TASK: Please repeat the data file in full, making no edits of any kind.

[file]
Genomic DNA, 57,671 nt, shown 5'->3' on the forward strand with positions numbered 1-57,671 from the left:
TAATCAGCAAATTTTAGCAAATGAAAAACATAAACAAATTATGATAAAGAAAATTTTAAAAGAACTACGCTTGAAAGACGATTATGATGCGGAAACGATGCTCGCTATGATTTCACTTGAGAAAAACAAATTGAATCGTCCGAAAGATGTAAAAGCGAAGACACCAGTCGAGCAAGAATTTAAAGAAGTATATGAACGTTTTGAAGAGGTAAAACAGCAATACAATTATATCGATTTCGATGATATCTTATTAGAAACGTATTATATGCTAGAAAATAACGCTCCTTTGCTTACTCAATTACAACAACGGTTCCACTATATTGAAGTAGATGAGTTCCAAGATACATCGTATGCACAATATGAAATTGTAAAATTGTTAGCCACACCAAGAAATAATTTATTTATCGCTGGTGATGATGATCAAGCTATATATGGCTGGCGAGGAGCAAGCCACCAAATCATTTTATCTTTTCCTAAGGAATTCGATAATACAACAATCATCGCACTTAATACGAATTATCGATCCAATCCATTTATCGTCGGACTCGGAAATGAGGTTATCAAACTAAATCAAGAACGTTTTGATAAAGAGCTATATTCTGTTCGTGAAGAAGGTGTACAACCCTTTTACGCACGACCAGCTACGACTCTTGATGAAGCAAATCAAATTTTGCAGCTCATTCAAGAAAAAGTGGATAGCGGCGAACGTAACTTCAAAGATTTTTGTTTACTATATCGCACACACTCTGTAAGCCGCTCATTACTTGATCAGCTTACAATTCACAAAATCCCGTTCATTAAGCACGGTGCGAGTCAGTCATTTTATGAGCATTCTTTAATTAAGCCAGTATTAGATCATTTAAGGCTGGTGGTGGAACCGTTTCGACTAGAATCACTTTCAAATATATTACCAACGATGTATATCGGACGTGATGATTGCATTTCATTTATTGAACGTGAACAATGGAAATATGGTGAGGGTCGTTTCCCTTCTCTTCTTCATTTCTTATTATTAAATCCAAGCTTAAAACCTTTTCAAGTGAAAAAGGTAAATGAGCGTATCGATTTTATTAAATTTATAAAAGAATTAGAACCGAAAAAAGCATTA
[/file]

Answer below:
Genomic DNA, 57,671 nt, shown 5'->3' on the forward strand with positions numbered 1-57,671 from the left:
TAATCAGCAAATTTTAGCAAATGAAAAACATAAACAAATTATGATAAAGAAAATTTTAAAAGAACTACGCTTGAAAGACGATTATGATGCGGAAACGATGCTCGCTATGATTTCACTTGAGAAAAACAAATTGAATCGTCCGAAAGATGTAAAAGCGAAGACACCAGTCGAGCAAGAATTTAAAGAAGTATATGAACGTTTTGAAGAGGTAAAACAGCAATACAATTATATCGATTTCGATGATATCTTATTAGAAACGTATTATATGCTAGAAAATAACGCTCCTTTGCTTACTCAATTACAACAACGGTTCCACTATATTGAAGTAGATGAGTTCCAAGATACATCGTATGCACAATATGAAATTGTAAAATTGTTAGCCACACCAAGAAATAATTTATTTATCGCTGGTGATGATGATCAAGCTATATATGGCTGGCGAGGAGCAAGCCACCAAATCATTTTATCTTTTCCTAAGGAATTCGATAATACAACAATCATCGCACTTAATACGAATTATCGATCCAATCCATTTATCGTCGGACTCGGAAATGAGGTTATCAAACTAAATCAAGAACGTTTTGATAAAGAGCTATATTCTGTTCGTGAAGAAGGTGTACAACCCTTTTACGCACGACCAGCTACGACTCTTGATGAAGCAAATCAAATTTTGCAGCTCATTCAAGAAAAAGTGGATAGCGGCGAACGTAACTTCAAAGATTTTTGTTTACTATATCGCACACACTCTGTAAGCCGCTCATTACTTGATCAGCTTACAATTCACAAAATCCCGTTCATTAAGCACGGTGCGAGTCAGTCATTTTATGAGCATTCTTTAATTAAGCCAGTATTAGATCATTTAAGGCTGGTGGTGGAACCGTTTCGACTAGAATCACTTTCAAATATATTACCAACGATGTATATCGGACGTGATGATTGCATTTCATTTATTGAACGTGAACAATGGAAATATGGTGAGGGTCGTTTCCCTTCTCTTCTTCATTTCTTATTATTAAATCCAAGCTTAAAACCTTTTCAAGTGAAAAAGGTAAATGAGCGTATCGATTTTATTAAATTTATAAAAGAATTAGAACCGAAAAAAGCATTA